Saturday, 18 May 2013

Road Days

I am on the road again, driving once again that friendly highway, the known road from Calgary to Vancouver. Once again I see the masifs rise before me, slowly molding and slumping their way into the soft shouldered peaks that run to the coast, watching the emerald green water pound down from the icefields and glaciers, adding their writhe and foam to the arterials that snake their way through the mountains and down to the life giving sea, carrying battered logs and the loam that will one day make lush farmlands at the deltas of the coastline.

This is an easy road. I remember it and it asks for little but my attention and care. This grey string that connects the archipelago of habitation which makes this land of Canada, these lines of grey limber that plait together the fabric of our northern civilization run bent and swirled through mountain passes, straight across plains and meadows, leap up into summits and plunge down into valleys. They are beset with the inevitable sites of construction that mark our highways in this short season of thaw, like pods of dandelions in a garden pathway, denying our pace, demanding that we slow, defying us to pass. These are the roads that make up the Canadian conscience, the lines of connectivity from village to town to city; these are the lines that link us.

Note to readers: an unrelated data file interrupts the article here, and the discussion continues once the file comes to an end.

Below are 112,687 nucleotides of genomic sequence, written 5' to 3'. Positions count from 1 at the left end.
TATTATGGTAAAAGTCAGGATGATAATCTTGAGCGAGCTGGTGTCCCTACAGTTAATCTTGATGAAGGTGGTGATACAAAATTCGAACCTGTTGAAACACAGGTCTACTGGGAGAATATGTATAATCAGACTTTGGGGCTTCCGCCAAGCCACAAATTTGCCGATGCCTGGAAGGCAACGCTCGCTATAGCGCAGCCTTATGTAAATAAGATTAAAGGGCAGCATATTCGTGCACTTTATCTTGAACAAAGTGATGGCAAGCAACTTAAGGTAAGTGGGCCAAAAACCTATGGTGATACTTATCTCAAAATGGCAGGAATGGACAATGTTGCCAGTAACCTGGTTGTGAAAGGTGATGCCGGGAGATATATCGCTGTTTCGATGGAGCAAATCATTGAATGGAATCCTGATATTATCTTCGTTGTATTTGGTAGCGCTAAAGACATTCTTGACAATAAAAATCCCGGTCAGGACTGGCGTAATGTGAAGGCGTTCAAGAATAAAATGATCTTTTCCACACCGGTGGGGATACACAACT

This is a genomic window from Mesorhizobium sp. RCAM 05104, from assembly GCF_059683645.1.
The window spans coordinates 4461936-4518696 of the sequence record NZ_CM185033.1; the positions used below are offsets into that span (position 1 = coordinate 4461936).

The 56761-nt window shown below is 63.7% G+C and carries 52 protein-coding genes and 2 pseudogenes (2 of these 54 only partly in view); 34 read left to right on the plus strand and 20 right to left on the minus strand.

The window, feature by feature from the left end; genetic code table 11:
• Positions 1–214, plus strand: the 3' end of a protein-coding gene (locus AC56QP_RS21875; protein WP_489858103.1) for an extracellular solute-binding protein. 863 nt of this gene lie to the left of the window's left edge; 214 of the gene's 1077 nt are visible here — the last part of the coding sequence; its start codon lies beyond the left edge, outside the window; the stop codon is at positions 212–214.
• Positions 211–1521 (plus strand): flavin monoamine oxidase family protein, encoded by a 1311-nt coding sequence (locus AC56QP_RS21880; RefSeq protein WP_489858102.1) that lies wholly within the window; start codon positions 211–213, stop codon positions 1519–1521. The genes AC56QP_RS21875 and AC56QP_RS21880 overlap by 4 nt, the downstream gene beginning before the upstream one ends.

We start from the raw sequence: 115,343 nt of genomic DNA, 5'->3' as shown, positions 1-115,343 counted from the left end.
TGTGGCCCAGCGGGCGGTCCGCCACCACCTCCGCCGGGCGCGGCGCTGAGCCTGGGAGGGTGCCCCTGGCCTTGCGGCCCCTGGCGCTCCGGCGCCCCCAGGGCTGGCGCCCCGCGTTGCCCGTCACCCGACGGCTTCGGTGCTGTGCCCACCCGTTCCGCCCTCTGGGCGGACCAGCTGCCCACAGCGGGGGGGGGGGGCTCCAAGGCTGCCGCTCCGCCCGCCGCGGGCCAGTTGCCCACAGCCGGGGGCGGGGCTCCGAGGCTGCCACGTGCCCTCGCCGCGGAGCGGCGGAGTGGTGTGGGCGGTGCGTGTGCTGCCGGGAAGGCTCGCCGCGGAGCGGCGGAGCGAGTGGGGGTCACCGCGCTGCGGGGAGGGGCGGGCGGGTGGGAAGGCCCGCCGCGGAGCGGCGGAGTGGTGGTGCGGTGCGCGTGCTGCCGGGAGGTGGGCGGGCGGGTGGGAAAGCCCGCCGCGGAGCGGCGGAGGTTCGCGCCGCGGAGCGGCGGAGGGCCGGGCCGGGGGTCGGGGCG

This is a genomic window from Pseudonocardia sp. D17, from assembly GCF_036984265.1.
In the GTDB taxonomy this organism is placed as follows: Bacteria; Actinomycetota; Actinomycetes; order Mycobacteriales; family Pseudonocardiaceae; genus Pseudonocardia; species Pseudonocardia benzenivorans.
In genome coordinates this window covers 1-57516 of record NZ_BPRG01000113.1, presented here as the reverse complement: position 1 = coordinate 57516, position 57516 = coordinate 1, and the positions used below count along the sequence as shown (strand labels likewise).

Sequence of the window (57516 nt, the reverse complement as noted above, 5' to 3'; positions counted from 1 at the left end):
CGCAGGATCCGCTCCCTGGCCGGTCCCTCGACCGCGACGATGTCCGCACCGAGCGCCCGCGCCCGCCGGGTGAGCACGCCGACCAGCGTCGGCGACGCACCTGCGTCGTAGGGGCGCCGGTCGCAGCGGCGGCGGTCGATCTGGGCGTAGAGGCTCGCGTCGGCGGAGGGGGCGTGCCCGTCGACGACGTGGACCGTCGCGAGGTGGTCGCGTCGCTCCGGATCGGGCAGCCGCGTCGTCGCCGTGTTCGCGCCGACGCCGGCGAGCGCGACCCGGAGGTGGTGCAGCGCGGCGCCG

Driving is an easy thing for me. It asks for little and gives much; freedom, ease, stimulation. My tasks are a gentleness; my burden is light. I stow my wheelchair, lift myself into the cavernous bowels of my mechanized mammoth, and start the engine. I put it in drive. The heavy lifting is done by the automatic transmission and cruise control. All I need do is point it where I want it to go and mechanized nature takes its course. I turn on the music and run.

The road goes by, bounded by a coloured riot of audacious greens, competing for sun and space. Trees, grass, bush and bunch, all wanting the heat and light of spring, push out of every crack and cranny along the way. Hour after hour of rolling, twisting, straightening, mesmerizing highway, lulling me into forgetting who I am and what I am. Time passes, towns pass, cars pass and I am at ease.

For a glistening, shining moment I can forget, and feel, almost, well... normal.

1 comment:

  1. Traveling seems to put you at peace. I enjoy reading about your travels.